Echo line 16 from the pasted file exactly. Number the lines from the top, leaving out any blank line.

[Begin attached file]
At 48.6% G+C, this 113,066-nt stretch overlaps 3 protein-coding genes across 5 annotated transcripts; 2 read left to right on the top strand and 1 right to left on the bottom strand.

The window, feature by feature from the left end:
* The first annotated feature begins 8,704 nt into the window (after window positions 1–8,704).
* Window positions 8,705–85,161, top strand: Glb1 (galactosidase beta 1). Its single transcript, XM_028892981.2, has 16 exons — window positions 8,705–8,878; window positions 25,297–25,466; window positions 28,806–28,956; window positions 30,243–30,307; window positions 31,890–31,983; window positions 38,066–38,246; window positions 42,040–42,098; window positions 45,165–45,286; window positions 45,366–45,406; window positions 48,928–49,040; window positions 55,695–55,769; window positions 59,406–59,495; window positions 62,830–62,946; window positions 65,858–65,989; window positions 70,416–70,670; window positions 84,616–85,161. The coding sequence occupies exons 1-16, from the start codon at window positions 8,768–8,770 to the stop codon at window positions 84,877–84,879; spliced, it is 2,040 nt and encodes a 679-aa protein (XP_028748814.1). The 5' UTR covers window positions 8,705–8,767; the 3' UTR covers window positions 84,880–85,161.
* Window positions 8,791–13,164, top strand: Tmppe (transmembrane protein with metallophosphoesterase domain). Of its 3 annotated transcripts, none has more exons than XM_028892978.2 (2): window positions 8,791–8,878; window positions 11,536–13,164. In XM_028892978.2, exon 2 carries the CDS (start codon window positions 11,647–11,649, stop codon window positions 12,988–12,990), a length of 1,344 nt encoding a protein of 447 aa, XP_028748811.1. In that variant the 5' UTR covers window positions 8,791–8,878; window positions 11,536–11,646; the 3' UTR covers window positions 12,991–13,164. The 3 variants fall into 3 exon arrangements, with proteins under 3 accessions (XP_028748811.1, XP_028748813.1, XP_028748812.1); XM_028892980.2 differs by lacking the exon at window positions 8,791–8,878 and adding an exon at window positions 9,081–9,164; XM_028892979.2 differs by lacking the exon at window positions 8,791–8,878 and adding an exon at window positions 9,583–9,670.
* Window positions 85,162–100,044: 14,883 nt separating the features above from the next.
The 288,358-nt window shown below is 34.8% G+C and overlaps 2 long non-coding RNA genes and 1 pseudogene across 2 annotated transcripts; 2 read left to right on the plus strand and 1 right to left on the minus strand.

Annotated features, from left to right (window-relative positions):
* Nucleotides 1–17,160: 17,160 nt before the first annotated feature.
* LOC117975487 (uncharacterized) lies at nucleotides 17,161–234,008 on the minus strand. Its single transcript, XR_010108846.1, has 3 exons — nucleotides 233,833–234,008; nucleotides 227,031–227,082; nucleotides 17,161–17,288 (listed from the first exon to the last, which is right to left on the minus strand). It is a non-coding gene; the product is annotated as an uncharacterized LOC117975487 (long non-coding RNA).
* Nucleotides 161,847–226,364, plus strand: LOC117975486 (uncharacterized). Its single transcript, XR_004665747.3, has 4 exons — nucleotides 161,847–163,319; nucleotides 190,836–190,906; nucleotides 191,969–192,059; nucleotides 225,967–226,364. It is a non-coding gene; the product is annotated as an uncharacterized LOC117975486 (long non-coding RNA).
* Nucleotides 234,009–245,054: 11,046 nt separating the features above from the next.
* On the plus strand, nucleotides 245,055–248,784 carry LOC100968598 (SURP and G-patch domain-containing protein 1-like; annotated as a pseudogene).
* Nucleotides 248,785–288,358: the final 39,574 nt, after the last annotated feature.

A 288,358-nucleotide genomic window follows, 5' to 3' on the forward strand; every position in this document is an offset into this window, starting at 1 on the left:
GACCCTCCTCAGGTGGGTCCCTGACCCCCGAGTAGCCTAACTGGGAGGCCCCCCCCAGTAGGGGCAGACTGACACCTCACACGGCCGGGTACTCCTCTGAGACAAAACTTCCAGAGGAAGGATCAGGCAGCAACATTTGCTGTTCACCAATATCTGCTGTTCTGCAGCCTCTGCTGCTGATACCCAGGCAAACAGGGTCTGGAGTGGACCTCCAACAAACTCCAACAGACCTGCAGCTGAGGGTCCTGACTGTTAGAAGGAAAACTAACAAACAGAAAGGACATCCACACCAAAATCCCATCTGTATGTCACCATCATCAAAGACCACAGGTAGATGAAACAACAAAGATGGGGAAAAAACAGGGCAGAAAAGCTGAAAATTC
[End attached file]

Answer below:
GACCCTCCTCAGGTGGGTCCCTGACCCCCGAGTAGCCTAACTGGGAGGCCCCCCCCAGTAGGGGCAGACTGACACCTCACACGGCCGGGTACTCCTCTGAGACAAAACTTCCAGAGGAAGGATCAGGCAGCAACATTTGCTGTTCACCAATATCTGCTGTTCTGCAGCCTCTGCTGCTGATACCCAGGCAAACAGGGTCTGGAGTGGACCTCCAACAAACTCCAACAGACCTGCAGCTGAGGGTCCTGACTGTTAGAAGGAAAACTAACAAACAGAAAGGACATCCACACCAAAATCCCATCTGTATGTCACCATCATCAAAGACCACAGGTAGATGAAACAACAAAGATGGGGAAAAAACAGGGCAGAAAAGCTGAAAATTC